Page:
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What is Cover Order?

When investors trade position in the stock market, they are required to pay a margin to the broker to ensure that risk involved with such trade is covered. The stock exchange also prescribes a minimum margin for trading position.

However, if investors wish to pay a lower margin and consequently, raise the leverage of such trade, they can choose a Cover Order (CO). It is a variant of a trading position in the stock exchange – Market Order or Limit Order – accompanied by a Stop Loss Order. This in-built risk minimisation mechanism allows traders as well as brokers to go for higher leverage when buying or selling assets such as Equity cash, Equity Futures & Options, Commodity F&O, etc. And because the risk associated with trading reduces, a cover order margin requirement is also low.

In essence, a Cover Order constitutes two components of trading – initiating position (Market or Limit Order) and a Stop Loss Order. The SL order is essential and thus, compulsory to a Cover Order. It is placed simultaneously with a buy or sell order and cannot be cancelled later.

It is imperative to note that all Cover Orders must be squared-off before 3:10 p.m. every day or else an automatic square-off mechanism is triggered. Hence, this method of trading position is explicitly used by intraday traders.

How Does a Cover Order Work?

A Cover Order can either be placed through a Market Order or a Limit Order.

  • A Market Order is where an investor aims to enter into a trade at the best possible market price of an asset available at that time.
  • A Limit Order is where a trader will only enter into a trading position if the desired price level or better is achieved. In other words, they will only purchase an asset at a predetermined price level or lower and sell an asset at the desired price level or higher.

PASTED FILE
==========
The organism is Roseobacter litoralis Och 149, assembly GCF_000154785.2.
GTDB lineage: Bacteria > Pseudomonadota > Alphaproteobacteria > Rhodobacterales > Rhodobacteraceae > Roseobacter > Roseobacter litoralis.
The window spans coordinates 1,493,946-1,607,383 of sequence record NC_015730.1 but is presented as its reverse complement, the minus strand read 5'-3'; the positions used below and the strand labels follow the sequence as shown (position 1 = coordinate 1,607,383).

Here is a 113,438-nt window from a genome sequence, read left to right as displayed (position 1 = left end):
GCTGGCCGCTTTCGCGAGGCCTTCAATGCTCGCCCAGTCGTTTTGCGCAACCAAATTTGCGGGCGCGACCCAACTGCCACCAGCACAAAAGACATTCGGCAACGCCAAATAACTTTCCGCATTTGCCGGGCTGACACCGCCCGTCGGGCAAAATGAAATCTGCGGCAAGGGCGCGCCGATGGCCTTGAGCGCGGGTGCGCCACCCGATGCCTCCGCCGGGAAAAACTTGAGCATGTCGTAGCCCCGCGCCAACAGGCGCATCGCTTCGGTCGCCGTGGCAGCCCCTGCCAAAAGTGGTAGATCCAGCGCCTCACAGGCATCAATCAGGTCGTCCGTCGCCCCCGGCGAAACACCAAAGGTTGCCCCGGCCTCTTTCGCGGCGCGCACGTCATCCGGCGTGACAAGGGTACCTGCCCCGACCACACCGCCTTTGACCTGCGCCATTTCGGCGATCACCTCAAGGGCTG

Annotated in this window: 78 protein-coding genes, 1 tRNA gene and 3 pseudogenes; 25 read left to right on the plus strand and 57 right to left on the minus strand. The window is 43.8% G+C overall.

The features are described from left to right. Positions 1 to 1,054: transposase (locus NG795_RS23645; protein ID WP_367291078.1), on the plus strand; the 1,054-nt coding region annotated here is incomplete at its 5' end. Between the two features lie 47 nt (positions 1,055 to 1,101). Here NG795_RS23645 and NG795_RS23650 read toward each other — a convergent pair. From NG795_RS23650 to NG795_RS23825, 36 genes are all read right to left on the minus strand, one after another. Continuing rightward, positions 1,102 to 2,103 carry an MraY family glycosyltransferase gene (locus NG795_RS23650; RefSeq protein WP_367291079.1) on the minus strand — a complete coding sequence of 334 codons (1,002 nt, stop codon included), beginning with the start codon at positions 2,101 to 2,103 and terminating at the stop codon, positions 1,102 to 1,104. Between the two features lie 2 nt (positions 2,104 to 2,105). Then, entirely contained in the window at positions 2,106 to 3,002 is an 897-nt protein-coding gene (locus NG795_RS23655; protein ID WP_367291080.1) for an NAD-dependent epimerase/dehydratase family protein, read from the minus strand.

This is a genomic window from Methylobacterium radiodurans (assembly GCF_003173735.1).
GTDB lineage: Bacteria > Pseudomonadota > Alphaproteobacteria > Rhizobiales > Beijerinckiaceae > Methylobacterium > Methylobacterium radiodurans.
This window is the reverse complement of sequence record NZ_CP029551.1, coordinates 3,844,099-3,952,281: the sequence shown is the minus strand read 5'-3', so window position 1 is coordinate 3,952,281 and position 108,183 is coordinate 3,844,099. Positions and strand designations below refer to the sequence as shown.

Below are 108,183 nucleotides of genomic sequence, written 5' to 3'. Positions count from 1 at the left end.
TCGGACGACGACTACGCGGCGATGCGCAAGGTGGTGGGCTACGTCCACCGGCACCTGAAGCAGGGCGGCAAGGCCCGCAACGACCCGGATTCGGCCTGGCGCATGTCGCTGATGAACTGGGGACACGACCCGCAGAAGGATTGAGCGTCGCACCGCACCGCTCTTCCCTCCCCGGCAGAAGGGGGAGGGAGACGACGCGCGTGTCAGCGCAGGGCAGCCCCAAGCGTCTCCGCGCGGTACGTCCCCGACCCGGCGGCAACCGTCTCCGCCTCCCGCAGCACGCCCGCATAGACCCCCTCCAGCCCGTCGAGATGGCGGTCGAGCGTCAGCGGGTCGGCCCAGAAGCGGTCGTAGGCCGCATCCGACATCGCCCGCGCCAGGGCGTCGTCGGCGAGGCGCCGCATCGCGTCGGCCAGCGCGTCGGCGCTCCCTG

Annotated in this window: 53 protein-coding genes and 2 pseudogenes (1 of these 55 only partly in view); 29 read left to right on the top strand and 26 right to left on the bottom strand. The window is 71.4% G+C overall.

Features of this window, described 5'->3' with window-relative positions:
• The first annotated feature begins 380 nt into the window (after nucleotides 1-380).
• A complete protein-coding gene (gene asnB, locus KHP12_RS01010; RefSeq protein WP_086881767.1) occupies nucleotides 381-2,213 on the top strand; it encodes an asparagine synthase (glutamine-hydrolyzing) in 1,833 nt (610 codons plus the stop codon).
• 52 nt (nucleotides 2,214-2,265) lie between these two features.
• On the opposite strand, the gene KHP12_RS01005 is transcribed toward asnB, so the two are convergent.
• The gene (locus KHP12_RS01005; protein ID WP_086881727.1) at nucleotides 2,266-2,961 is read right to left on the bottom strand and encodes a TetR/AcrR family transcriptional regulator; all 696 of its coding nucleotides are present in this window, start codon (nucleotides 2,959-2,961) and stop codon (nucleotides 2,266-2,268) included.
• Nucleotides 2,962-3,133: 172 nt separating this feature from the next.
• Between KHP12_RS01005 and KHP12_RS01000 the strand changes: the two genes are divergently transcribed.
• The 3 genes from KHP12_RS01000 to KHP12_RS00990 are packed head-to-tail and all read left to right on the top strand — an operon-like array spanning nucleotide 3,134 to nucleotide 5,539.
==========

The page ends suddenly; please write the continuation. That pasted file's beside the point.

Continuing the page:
This order to purchase or sell an asset is accompanied by placing a Stop-Loss Order. The latter is a function where a transaction shall be reversed if the price of an asset reaches a predetermined limit. For instance, if a stock is purchased at Rs. 100 and Stop-Loss price is set at Rs. 90; then shares will automatically be sold should its price reach Rs. 90. This risk-mitigating mechanism in Cover Order trading restricts the risk for an investor. This Stop-Loss Order can also be modified but cannot be cancelled.

Below mentioned are a few scenarios to understand the functioning of a Cover Order better.

Scenario 1: Market Order placed for the purchase of stocks and Stop-Loss activated

Mr Raj placed a Cover Order in the stock market at 11:15 a.m. to purchase 1000 stocks of Company A using Market Order mechanism. He purchased the shares at Rs. 200/share and set Stop-loss price at Rs. 180.50 for each share. At 1:10 p.m. prices of such stocks plummeted; at first, it fell to Rs. 195, and then by 1:50 p.m. it fell to Rs. 185.70. Furthermore, at 2:30 p.m. it reached Rs. 180.50. As the price reached the Stop-Loss level, those 1000 stocks were automatically sold. Thus, Mr Raj’s loss was limited to Rs. [1000 * (200 – 180.5)] or Rs. 19500.

The calculation mentioned above is summarised in a tabular form below.

Price/shareRs. 200
Number of shares purchased1000
Stop-loss priceRs. 180.5
Loss incurred when stop-loss was activatedRs. 19500 [1000 * (200 – 180.5)]

Scenario 2: Limit Order placed for the sale of stocks and Stop-Loss activated

Ms Komal placed a CO at 11:00 a.m. for sale of 10,000 stocks of Company B using the Limit Order mechanism. She set the limit to Rs. 150/share for sale. Simultaneously, she set the Stop-Loss limit at Rs. 165/share. All the shares were sold at 11:30 a.m. at Rs. 152/share. At 12:15 p.m. the share price stood at Rs. 155; at 1:20 p.m., the price was Rs. 158, at 1:35 p.m. it was Rs. 160, and at 2:30, it stood at 165. As the price reached Rs. 165/share, her position was squared-off.